WakeFootball

Running back Cade Carney of Wake Forest is ready to play against North Carolina. In July, he said he would play the Tar Heels in "the backyard just to play them."

This is the game on Wake Forest’s football schedule that Cade Carney would have played in July in Advance — if necessary.

“I’ll play Carolina tomorrow in the backyard just to play them,” Carney said at the ACC Kickoff in Charlotte.

The turf of BB&T Field on Friday night will do just fine for this strange, unique, historic meeting.

For the first time since 2015, Wake Forest and North Carolina will play football against each other and resume their 131-year-old rivalry. The first game between the Deacons and Tar Heels was in 1888, a 6-4 win by Wake Forest. The teams played every season from 1944 to 2004, before conference expansion placed them in separate ACC divisions.

This is the 107th meeting in series history, but only the sixth in the last 15 seasons. It’s the first time since 1952 — the year before the ACC was founded — that these teams will play and it won’t count in the league standings.

The only players on Wake Forest’s roster who have played against North Carolina are sixth-year offensive lineman Justin Herron and redshirt senior receiver Kendall Hinton; the other Deacons who were on the roster in 2015 were redshirted that season.

“What’s weird about it is just our lack of familiarity with them,” Coach Dave Clawson said. “Because of conferences and things like that — traditionally, a rival you play every year. That’s why it’s a rivalry.

“We know more about Utah State and Rice and Notre Dame than we really know about Carolina. And it’s just because we’ve played those teams more often.”

Part of forming a game plan is conducting what Clawson termed as “a deep dive” on a team’s roster. There are some players — senior tight end Carl Tucker from Concord is one — who Clawson and his staff are familiar with because of recruiting.

But this is an opponent that’s an ACC team that the Deacons weren’t all that familiar with before preparation began during the weekend.

It doesn’t mean the meaning of this game is lost on them.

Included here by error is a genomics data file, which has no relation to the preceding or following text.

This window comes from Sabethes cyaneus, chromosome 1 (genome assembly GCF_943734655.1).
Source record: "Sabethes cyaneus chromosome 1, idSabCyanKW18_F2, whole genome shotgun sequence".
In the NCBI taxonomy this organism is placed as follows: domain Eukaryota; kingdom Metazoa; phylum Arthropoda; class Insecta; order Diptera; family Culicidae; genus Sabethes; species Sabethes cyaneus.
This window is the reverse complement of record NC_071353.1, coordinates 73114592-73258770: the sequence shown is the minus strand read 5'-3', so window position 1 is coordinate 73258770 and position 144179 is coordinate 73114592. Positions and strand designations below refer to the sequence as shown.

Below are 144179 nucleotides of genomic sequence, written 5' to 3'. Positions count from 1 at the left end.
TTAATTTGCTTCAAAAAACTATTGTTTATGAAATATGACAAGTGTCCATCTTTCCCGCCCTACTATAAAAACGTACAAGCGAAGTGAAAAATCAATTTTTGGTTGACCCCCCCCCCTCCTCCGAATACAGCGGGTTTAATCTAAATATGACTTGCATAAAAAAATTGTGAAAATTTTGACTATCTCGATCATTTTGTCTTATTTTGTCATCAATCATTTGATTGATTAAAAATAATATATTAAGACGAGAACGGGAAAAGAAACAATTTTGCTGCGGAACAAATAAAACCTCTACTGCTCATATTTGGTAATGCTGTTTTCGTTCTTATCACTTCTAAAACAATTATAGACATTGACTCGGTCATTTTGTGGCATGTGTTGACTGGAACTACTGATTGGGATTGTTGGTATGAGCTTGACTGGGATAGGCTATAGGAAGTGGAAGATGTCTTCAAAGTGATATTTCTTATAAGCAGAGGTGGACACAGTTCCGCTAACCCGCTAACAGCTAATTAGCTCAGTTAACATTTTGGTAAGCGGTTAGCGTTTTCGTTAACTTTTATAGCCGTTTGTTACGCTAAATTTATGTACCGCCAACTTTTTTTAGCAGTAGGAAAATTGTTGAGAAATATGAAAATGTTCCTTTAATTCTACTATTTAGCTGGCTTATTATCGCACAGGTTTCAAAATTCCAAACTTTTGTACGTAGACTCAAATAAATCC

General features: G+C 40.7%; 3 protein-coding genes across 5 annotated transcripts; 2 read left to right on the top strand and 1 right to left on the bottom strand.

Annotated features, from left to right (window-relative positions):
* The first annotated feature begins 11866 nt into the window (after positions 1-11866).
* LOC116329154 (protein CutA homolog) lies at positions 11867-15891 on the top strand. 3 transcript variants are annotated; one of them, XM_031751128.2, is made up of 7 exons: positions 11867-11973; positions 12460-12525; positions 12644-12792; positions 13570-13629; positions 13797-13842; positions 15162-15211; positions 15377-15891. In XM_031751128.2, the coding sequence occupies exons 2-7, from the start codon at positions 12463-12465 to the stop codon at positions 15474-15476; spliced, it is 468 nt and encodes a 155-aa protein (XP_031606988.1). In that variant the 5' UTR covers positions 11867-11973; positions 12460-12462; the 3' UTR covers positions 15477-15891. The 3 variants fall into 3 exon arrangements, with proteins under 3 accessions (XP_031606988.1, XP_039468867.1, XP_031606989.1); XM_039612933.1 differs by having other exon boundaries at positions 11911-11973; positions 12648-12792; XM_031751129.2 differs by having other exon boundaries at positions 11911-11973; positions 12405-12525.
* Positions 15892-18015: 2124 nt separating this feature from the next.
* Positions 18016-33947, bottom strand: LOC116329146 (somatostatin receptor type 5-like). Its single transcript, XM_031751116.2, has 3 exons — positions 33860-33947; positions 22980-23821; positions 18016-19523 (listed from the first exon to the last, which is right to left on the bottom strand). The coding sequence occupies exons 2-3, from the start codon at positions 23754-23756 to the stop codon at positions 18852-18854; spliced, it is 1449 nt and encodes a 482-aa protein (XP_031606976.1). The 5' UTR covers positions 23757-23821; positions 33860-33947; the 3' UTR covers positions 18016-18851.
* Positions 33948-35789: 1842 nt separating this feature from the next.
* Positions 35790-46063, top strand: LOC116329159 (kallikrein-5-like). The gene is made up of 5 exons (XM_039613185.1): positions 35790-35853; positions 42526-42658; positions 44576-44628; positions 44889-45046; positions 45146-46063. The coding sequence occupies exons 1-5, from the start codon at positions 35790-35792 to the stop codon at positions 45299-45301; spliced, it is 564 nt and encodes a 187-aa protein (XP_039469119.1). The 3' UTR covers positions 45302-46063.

“When (donor and former football player) Bob McCreary came to talk to us, he was harping on the fact that this is one of the most important games for all alumni,” redshirt senior offensive lineman Jake Benzinger said. “We hear it, and we’re going to treat it like — I mean, if you’re an elite Division I player, you should be treating every game like it’s important and preparing your hardest.

“But this game really, it should give you a little extra juice to get out there to play. This one matters to a lot of people.”

The nonconference home-and-home series will see Wake Forest travel to Chapel Hill for a game in 2021, and then when the teams play the following season in Winston-Salem, it’ll finally count as an ACC game again.

There isn’t another nonconference meeting on the schedule — but that’s something that Clawson would welcome in the future.

“The game is huge and we know that, but it’s just, it’s a weird rivalry because your rivals, you should play them every year,” Clawson said. “And we certainly would be in favor of some type of setup that we get to play Carolina, Duke and N.C. State every year. That would be our preference.”

Wake Forest plays N.C. State every season because the Wolfpack is in the Atlantic Division with the Deacons, and it plays Duke every season because the Blue Devils are the Deacons' permanent crossover to the Coastal Division.

“It’s crazy … you hear ‘Beat State, Beat Duke,’ but you hear even more, ‘Beat Carolina,’ which is wild, we haven’t played them in so long,” Benzinger said. “You keep hearing, ‘Beat Carolina, beat Carolina. You guys play Carolina this year?’

“And in years past, we’ve said no, but we finally do this year.”

APTOPIX Wake Forest North Carolina Football

North Carolina's Elijah Hood runs the ball as Wake Forest's Brandon Chubb dives for the tackle on Oct. 17, 2015, in Chapel Hill — the teams' most-recent meeting. Wake Forest and North Carolina will resume their 131-year-old rivalry at 6 p.m. Friday at BB&T Field.

Carney, a senior running back, has already had quite the full career for the Deacons. In his first three seasons, he’s been to and won three bowl games. He’s 69 yards away from becoming the 13th player in school history to run for at least 2,000 yards. If he gains 651 rushing yards over the course of the rest of the season, he’ll finish fourth in program history for career rushing yards.

And yet, if not for this strange, unique situation, Carney would’ve gone his entire Wake Forest career without taking part in a game against Wake Forest’s longest-running rival.

“Conference, not, I don’t care. … It’s a rival; we both get excited to play this game and like I said, I’d play them even if it didn’t go on the record,” Carney said. “It would’ve stunk not to play them. … When you talk to people in the area, they want to know if you played Carolina or how that went.”

After Friday night, Carney will finally have an answer to that.

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